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dicted, that the Sinai covenant would be abrogated, to make way for a new and better covenant, through a superior Mediator, (ch. viii.); exhibits the typical nature of the tabernacle, its furniture and ordinances, applying it to the priesthood, sacrifice, and covenant of Christ, (ch, ix.); proves the inefficiency of the legal sacrifices, and their abolition by the substitution of the sacrifice of Christ, by which believers obtain eternal remission, (ch. x. 1—18.); exhorts the believing Hebrews to faith, prayer, and constancy in the Gospel, and to love and good works, shewing the danger of wilfully renouncing Christ, after having received the knowledge of the truth, (ch. x. 19—39.); illustrates the nature, excellency, efficacy, and fruits of faith by the examples of the most eminent saints, from Abel to the close of the Old Testament dispensation, (ch. xi.); exhorts them to constancy, patience, and diligence, (ch. xii. 1—13.); to peace and holiness, and to jealous watchfulness over themselves and each other, (ch. xii. 14—17.); to an obedient reception of the Gospel, and a reverential worship of God, (ch. xii. 18—29.); to brotherly love, hospitality, compassion, chastity, contentment, and trust in God, (ch. xiii. 1—3.); to recollect the faith, examples, and happy end of their deceased pastors, (ch. xiii. 4–8.); to watchfulness against false doctrines, regard to the sacrifice of Christ, willingness to bear reproach for him, thanksgiving to God, liberality to men, subjection to vigilant and faithful teachers, and prayer for himself, (ch. xiii. 9—19,); and concludes with an earnest prayer to the ‘God of peace,' through the Great Shepherd, and the blood of his covenant, for the Hebrews, and with apostolic salutations, (ch. xiii. 20—-25.) *

In the GENERAL EPISTLE of James, the Apostle addressing the twelve tribes which ase scattered abroad,' exhorts them to joyful patience under trials, (ch. i. 1—4.); and to ask wisdom of God, in faith, with an unwavering mind, (ch. i. 5—8.); counsels the poor and rich, and shews the happiness of those who endure, (ch. i. 9—12.); shews that God tempts no man to sin, but is the author of every good and perfect gift, (ch. i. 13 —18.); cautions them against pride, loquacity, anger, and malice, and admonishes them to receive the word of God with meekness, and to reduce it to practice, (ch. i. 19—27.); cautions them against partiality to the rich, and contempt of the poor, especially in places of worship, as contrary to the law of love, (ch. ii. 1—9.); shews that the transgression of one commandment violates the whole law, (ch. ii. 10–12.); proves that faith without works is dead and unprofitable, which he illustrates by the examples of Rahab and Abraham, (ch. ii. 13—26.); cautions them against assuming and aspiring conduct, (ch. ii. 1, 2.); shews the fatal effects of an unbridled tongue, and the duty of governing the tongue, (ch. iii. 3—12.); contrasts the nature and defects of earthly wisdom, with those of heavenly, (ch. iii. 13—18.); exhibits the bad effects of the lusts and passions of the human heart, (ch. iv. 146.); exhorts to repentance, and to submission to God, (ch. iv. 7—10.); cautions them against detrac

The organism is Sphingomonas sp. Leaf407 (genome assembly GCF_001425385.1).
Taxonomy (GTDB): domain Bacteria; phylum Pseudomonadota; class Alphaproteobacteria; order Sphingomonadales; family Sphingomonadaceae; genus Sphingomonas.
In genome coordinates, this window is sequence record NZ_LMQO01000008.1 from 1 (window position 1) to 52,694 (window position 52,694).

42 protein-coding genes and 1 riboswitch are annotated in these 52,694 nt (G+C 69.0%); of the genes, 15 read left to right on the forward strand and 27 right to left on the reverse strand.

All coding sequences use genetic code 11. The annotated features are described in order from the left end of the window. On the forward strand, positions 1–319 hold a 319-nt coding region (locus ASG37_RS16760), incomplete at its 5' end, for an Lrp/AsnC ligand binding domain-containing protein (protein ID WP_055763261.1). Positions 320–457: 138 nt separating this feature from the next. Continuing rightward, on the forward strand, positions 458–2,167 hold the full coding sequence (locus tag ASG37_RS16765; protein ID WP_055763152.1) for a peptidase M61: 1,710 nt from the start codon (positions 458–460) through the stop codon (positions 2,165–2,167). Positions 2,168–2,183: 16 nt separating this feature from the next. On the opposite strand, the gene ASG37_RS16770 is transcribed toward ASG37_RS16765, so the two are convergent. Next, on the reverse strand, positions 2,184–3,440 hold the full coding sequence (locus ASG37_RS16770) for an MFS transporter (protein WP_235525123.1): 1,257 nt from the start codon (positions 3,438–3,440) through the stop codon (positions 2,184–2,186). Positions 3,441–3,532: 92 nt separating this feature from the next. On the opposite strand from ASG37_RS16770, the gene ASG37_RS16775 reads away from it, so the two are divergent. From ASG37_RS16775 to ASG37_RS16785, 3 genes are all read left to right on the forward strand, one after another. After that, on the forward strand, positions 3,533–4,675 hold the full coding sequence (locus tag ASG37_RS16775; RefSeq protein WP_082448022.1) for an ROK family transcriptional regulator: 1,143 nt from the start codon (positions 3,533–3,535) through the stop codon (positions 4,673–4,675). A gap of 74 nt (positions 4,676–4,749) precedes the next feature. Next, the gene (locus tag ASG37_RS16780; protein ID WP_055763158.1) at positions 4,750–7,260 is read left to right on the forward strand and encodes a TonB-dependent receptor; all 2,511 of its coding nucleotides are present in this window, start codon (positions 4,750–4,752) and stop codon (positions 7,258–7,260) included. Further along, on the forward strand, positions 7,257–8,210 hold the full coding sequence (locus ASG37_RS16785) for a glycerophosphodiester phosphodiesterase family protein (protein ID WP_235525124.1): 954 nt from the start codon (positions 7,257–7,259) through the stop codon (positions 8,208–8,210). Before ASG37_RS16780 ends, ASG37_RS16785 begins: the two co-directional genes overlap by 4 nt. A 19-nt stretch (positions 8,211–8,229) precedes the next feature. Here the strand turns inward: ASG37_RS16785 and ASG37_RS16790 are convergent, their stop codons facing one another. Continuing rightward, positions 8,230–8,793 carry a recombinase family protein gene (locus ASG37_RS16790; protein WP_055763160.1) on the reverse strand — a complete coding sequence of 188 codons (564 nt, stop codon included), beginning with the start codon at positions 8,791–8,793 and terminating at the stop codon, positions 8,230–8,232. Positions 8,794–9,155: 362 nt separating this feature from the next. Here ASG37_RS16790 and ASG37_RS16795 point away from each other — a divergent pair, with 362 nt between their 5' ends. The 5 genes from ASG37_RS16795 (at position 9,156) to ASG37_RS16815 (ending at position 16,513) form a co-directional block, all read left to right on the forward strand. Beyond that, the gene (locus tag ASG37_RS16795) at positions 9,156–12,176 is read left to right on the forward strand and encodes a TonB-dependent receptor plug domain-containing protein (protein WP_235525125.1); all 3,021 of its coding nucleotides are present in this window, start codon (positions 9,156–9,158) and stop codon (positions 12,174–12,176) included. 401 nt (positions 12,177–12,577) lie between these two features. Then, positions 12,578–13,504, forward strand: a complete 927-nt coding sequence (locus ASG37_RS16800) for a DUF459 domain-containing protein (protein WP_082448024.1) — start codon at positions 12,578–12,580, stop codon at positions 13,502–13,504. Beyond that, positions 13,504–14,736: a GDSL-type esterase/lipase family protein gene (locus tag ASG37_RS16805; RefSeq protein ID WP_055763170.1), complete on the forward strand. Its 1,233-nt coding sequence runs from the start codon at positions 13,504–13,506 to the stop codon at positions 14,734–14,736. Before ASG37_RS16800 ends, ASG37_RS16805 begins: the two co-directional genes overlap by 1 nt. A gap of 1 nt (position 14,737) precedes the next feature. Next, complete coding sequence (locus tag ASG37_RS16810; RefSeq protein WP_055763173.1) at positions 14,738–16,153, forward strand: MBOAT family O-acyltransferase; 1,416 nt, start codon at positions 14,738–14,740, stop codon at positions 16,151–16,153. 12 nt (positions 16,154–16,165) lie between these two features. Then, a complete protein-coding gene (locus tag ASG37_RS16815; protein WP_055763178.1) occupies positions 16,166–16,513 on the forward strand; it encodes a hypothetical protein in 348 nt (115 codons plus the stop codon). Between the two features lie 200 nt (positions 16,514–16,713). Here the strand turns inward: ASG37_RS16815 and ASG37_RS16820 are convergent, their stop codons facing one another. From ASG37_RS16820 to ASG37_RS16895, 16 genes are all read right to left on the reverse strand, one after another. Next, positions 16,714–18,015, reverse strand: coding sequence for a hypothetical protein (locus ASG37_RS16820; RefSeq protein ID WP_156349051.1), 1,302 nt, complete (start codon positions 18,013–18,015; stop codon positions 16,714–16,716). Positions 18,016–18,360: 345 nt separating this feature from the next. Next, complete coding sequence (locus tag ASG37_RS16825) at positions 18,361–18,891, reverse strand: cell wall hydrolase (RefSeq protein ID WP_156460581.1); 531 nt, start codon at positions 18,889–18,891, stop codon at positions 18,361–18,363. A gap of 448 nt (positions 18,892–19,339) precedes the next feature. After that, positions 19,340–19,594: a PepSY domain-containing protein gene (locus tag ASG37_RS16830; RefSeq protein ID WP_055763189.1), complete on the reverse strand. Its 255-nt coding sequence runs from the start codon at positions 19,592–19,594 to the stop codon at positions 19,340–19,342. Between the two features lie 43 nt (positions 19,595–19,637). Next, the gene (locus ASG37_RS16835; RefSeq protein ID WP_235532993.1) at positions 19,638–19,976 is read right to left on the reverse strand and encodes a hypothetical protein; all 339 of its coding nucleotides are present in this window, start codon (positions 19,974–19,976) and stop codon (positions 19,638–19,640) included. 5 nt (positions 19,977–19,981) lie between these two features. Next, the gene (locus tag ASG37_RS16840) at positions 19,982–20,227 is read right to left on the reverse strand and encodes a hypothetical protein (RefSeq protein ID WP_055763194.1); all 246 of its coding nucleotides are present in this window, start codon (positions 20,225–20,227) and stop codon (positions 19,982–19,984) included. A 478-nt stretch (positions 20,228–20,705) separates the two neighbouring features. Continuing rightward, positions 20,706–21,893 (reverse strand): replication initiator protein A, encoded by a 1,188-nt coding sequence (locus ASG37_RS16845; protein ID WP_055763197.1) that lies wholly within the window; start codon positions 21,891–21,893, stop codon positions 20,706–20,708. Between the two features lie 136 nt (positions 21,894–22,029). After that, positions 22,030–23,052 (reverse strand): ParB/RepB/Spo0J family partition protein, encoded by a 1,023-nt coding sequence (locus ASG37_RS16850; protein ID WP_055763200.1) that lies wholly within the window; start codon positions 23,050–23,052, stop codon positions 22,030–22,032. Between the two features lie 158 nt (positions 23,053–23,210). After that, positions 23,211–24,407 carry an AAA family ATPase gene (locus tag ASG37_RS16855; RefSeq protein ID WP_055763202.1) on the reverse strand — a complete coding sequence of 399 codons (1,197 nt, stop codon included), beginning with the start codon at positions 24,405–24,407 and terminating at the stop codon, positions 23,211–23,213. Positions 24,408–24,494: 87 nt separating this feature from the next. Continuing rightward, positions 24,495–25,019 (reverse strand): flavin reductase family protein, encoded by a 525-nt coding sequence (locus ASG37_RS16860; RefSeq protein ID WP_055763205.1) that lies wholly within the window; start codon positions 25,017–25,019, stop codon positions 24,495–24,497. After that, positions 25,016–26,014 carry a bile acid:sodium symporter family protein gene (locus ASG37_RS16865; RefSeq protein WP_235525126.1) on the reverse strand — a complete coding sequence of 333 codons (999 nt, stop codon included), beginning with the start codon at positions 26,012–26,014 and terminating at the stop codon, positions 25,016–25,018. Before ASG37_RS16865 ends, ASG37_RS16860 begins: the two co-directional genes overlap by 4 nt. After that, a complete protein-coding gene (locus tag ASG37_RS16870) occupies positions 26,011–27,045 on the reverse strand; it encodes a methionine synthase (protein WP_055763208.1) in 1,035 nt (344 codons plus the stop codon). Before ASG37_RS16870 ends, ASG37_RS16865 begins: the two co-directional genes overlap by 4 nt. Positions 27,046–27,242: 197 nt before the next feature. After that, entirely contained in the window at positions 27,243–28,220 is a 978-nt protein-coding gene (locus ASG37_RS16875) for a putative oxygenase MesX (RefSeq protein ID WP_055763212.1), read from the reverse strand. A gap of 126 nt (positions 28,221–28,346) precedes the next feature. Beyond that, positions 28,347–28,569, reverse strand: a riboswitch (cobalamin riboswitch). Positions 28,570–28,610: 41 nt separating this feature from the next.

Comprehensive Bible. Introd. to Hebrews,

tion and censoriousness, and carnal security, and exhorts to dependance on God, by a consideration of the shortness and uncertainty of life, (ch. iv. 11—17.); denounces awful judgments on the rich and wicked Jews, (ch. v. 1–6.); exhorts them to patience and meekness under trials, in the hope of a speedy deliverance, (ch. v. 7–11.); cautions them against swearing, and admonishes them to prayer and praise, (ch. v. 12, 13.); gives suitable instructions concerning visiting the sick, and concerning Christians confessing their faults to one another, declaring the efficacy of fervent prayer, (ch. v. 14—18.); and encourages them to attempt the conversion of sinners, and the recovery of their offending brethren, (ch.v. 19, 20.)*